Ecosystems

, 12:807 | Cite as

Hydrology-Driven Regime Shifts in a Shallow Tropical Lake

  • Simoni Maria Loverde-Oliveira
  • Vera Lúcia Moraes Huszar
  • Nestor Mazzeo
  • Marten Scheffer
Article

Abstract

Shifts between alternative stable states have become a focus of research in temperate shallow lakes. Here we show that sharp transitions between a clear, macrophyte-dominated state and a turbid state without submerged plants can also occur in tropical floodplain lakes, albeit driven by a largely different set of mechanisms. We show how a shallow lake in the Pantanal becomes covered by an exploding population of the submerged macrophyte Egeria najas Planchon as the water level rises during the annual high-water period. Water clarity increases spectacularly in this period due to flushing with river water that has lost most of its suspended matter during its slow flow over the flooded vegetated plains. A few months later when the water level drops again, the submerged plant beds die and decompose rapidly, triggering a phase of increasing turbidity. During this period an increase in dissolved organic matter, suspended matter, and phytoplankton biomass results in a sharp deterioration in water clarity. The concomitant water level decrease largely counteracts the effects on the underwater light climate, so that the amount of light at the bottom may not differ in comparison with the high-water period. Therefore, changes in light climate seem unlikely to be the sole driver of the vegetation shifts, and other mechanisms may prevent recovery of the submerged vegetation until the next high-water episode. Also, contrary to what is found in temperate lakes, there is no evidence for top-down control of phytoplankton biomass associated with the macrophyte-dominated state in our tropical lake.

Keywords

alternative states shallow lake Egeria najas phytoplankton macrophytes pantanal freshwater wetlands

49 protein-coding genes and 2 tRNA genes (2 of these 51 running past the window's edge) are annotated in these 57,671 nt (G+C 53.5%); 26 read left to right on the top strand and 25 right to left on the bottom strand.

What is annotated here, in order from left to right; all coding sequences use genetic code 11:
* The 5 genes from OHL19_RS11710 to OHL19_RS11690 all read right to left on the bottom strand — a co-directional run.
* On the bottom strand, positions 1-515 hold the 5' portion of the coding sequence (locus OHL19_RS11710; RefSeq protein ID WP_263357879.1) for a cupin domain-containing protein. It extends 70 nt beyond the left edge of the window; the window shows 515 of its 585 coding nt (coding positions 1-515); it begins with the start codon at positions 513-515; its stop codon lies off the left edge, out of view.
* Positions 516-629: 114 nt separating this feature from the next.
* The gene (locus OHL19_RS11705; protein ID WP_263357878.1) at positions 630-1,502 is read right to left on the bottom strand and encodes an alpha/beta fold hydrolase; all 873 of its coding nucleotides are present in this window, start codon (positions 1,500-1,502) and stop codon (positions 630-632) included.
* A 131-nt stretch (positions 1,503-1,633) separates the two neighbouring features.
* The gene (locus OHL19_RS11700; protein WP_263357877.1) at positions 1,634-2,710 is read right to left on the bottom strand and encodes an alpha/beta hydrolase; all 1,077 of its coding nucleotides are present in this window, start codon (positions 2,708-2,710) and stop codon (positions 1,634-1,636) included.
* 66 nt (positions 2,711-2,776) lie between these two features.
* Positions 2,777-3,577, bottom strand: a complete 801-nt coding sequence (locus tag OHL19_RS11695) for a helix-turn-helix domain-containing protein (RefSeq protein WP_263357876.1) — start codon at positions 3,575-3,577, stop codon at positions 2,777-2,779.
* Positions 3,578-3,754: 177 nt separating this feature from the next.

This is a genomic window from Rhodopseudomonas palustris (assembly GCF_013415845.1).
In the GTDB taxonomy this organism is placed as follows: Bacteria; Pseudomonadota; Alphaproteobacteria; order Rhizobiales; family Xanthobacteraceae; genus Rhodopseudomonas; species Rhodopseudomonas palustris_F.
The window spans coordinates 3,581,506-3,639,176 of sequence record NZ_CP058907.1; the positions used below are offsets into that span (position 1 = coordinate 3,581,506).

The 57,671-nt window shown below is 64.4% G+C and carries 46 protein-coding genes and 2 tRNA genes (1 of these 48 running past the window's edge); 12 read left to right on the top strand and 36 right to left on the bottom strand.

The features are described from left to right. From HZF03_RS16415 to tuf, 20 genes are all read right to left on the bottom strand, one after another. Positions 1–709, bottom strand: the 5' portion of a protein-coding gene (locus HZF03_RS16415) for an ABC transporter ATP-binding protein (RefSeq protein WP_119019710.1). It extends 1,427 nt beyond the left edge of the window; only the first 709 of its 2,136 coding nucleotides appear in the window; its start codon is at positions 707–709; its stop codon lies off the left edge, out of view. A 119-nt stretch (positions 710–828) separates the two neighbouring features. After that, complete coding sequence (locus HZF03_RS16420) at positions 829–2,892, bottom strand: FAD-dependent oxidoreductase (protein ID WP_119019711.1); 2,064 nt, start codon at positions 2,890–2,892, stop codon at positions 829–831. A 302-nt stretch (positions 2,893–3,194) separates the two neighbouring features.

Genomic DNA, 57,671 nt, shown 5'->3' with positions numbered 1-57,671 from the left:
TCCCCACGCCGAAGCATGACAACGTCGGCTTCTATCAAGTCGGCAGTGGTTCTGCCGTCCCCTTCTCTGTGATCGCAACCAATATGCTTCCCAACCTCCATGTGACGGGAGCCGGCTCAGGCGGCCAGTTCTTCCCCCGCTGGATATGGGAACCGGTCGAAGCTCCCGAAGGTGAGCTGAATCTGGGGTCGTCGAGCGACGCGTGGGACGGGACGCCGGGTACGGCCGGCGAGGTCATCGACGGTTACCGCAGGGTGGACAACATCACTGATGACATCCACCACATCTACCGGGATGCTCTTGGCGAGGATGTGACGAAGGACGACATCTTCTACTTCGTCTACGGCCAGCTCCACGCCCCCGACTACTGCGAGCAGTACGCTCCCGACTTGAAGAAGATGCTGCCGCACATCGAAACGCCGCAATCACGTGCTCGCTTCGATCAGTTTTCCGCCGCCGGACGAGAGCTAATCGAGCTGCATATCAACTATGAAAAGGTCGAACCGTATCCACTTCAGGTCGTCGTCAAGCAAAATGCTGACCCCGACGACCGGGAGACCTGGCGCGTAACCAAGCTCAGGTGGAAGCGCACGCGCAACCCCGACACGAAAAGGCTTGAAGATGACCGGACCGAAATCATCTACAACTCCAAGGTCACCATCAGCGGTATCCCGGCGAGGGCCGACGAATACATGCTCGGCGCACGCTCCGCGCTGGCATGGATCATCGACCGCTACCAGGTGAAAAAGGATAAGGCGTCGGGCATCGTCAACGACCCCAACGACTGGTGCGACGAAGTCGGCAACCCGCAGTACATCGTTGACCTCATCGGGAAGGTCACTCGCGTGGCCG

Notes

Acknowledgments

We thank Valdeci Antonio de Oliveira for help with the field collections, and Ibraim Fantin Cruz for help with the work involving the zooplankton community. We also thank FAPEMAT, NEPA/UFMT (Brazil), Conselho Nacional de Desenvolvimento Científico e Tecnológico, CNPq (Brazil), Coordenação de Aperfeiçoamento de Pessoal de Nível Superior, CAPES (Brazil), CSIC-UDELAR (Uruguay), and PEDECIBA (Uruguay), SNI-ANII for financial support. We also thank Patricia Mburucuyá and Juancito Carrau for their inspirational comments and suggestions; and finally Dr. Janet W. Reid (JWR Associates) for the revision of the English text.

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Copyright information

© Springer Science+Business Media, LLC 2009

Authors and Affiliations

  • Simoni Maria Loverde-Oliveira
    • 1
  • Vera Lúcia Moraes Huszar
    • 2
  • Nestor Mazzeo
    • 3
  • Marten Scheffer
    • 4
  1. 1.Depto. Ciências BiológicasUniversidade Federal do Mato GrossoRondonópolisBrazil
  2. 2.Museu NacionalUniversidade Federal do Rio de JaneiroRio de JaneiroBrazil
  3. 3.Depto. de Ecología, Laboratorio de Ecología y Rehabilitación de Ecosistemas AcuáticosUniversidad de la RepúblicaMontevideoUruguay
  4. 4.Department of Aquatic Ecology and Water Quality ManagementAgricultural UniversityWageningenThe Netherlands

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